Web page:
Paper from six different stocks, but there are two principal runs: the first from Piedmont with watermark of a bunch of grapes with looped stem (Stevenson/Briquet pl. *A3), the second from Vosges with bull’s head/Tau watermark (variant of Piccard II Abt. X 13-19); the rest are essentially stray sheets: w/m mermaid (Briquet 13859), arms of France, bull’s head/X, gothic P. The paper sequence seems to indicate that the edition, set in three composition units, was printed concurrently on two presses; a set of six pins kept the sheet in position over the forme (the four outermost pinholes are visible in the corners of most sheets, the central pair remains mostly but not always hidden in the gutter). Bastarda type 1:120, presumably cut and supplied by Johann Veldener. 31 lines. Title and two headings printed in red. Rubricated in an early hand: initials, paragraph marks, some capital strokes; 7-line initial W to start the text painted in liquid gold and outlined in red (probably somewhat later). Quiring in early manuscript. (Upper outer corner of title and following leaf torn away and restored with the missing text supplied in pen-facsimile; a few other repairs, mostly marginal, otherwise in unrestored condition; slight soiling in places and occasional minor stains, but the copy is unwashed and the paper fresh.) English gold-tooled binding by Charles Lewis, c.1833, blue morocco over heavy pasteboard, wide border on sides built up from small tools including flowers, crowns, acorns, stars and dots, compartments of spine decorated with the same tools and lettered, roll-tooled border on turn-ins, gilt edges.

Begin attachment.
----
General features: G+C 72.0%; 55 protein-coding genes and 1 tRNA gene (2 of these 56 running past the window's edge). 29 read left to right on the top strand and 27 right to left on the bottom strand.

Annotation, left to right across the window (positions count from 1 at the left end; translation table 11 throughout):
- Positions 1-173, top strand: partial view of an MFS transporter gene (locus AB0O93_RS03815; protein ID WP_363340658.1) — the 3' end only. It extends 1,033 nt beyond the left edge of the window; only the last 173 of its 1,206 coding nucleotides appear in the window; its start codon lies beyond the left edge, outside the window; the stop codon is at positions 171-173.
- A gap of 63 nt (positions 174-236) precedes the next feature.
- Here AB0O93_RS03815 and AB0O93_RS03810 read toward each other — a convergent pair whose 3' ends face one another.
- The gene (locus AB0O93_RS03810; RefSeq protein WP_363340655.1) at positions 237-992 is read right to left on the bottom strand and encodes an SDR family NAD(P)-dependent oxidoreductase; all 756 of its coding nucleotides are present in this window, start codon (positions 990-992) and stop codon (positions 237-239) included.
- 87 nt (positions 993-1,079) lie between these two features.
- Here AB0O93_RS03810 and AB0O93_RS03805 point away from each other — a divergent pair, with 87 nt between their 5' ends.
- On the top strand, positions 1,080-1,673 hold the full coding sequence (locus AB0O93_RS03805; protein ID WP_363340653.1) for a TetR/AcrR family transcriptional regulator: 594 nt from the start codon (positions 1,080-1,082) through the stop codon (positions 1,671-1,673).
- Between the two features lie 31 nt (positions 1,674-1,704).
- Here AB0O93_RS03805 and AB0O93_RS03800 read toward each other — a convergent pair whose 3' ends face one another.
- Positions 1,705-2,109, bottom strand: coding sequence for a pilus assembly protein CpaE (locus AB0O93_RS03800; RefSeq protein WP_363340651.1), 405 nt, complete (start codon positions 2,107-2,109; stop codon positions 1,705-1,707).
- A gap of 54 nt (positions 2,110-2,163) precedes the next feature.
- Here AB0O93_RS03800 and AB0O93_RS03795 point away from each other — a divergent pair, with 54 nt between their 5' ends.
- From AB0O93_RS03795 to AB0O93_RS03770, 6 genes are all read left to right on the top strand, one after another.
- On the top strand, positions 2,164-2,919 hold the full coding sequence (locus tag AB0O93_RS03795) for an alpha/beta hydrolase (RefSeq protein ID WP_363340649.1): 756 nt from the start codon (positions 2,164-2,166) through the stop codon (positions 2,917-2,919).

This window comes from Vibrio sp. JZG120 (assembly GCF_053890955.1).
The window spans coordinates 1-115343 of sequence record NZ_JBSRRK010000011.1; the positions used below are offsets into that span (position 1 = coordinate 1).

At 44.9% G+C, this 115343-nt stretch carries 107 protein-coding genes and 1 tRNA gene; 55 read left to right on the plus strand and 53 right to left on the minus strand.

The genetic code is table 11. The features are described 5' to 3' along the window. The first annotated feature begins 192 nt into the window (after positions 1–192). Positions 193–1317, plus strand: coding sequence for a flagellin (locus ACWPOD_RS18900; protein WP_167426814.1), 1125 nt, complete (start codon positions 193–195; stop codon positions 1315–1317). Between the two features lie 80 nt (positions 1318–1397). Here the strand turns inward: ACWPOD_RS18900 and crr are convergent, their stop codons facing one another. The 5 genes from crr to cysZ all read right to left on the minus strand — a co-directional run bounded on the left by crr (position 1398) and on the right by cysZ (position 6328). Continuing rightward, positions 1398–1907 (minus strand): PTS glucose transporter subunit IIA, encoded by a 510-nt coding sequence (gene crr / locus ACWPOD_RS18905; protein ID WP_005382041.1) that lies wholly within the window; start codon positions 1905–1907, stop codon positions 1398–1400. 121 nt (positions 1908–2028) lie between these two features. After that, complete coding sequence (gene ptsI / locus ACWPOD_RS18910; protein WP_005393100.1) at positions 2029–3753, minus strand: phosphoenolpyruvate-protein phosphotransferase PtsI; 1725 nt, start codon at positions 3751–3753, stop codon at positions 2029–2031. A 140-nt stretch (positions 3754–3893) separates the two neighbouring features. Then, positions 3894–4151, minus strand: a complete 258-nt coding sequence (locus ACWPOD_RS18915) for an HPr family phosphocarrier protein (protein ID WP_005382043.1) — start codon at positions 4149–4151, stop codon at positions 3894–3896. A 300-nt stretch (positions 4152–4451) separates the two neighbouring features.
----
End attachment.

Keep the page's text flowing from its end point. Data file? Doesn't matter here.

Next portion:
Provenance: ?Agnes Cole 1518 (De Ricci 3.19), but there is no evidence for this ownership — Tresham family By me Thomas Trisham (inscription on final blank page), probably Sir Thomas Tresham of Rushton (fl. 1500, d. 1559, sheriff, MP for Northamptonshire); John Trishem (entry below the heading to bk. I), perhaps John Tresham of Rushton, Northants (d. 1546, son of Thomas); a signature that could be read as MA Tresham, perhaps Mary Tresham (d. 1597, John’s daughter) The Sir Thomas Wriothesley – King George III – B.L. copy of another Caxton translation, the second printed book in English (Bruges: 1474), Jacobus de Cessolis’ The Game and Play of Chess, was also owned by one of the Northamptonshire Treshams, very probably George Tresham, MP, who was probably in the household of Edward VI as prince. — John Skinner of Bristol (early inscription on 22/8v) — Delaroy (early inscription on 32/1r) — John Benet(?) (early inscription on 34/8v) — a variety of early English manuscript marginalia and calculations, including receipts of payment for wines naming a Mr. Smith and John Savery — Henry ?Sperke (ownership inscription in a late-16th/early-17th-century hand on b6v) — Beriah Botfield, purchased in 1833 from Payne and Foss for £168 (P. & F. Acquisitions p.77).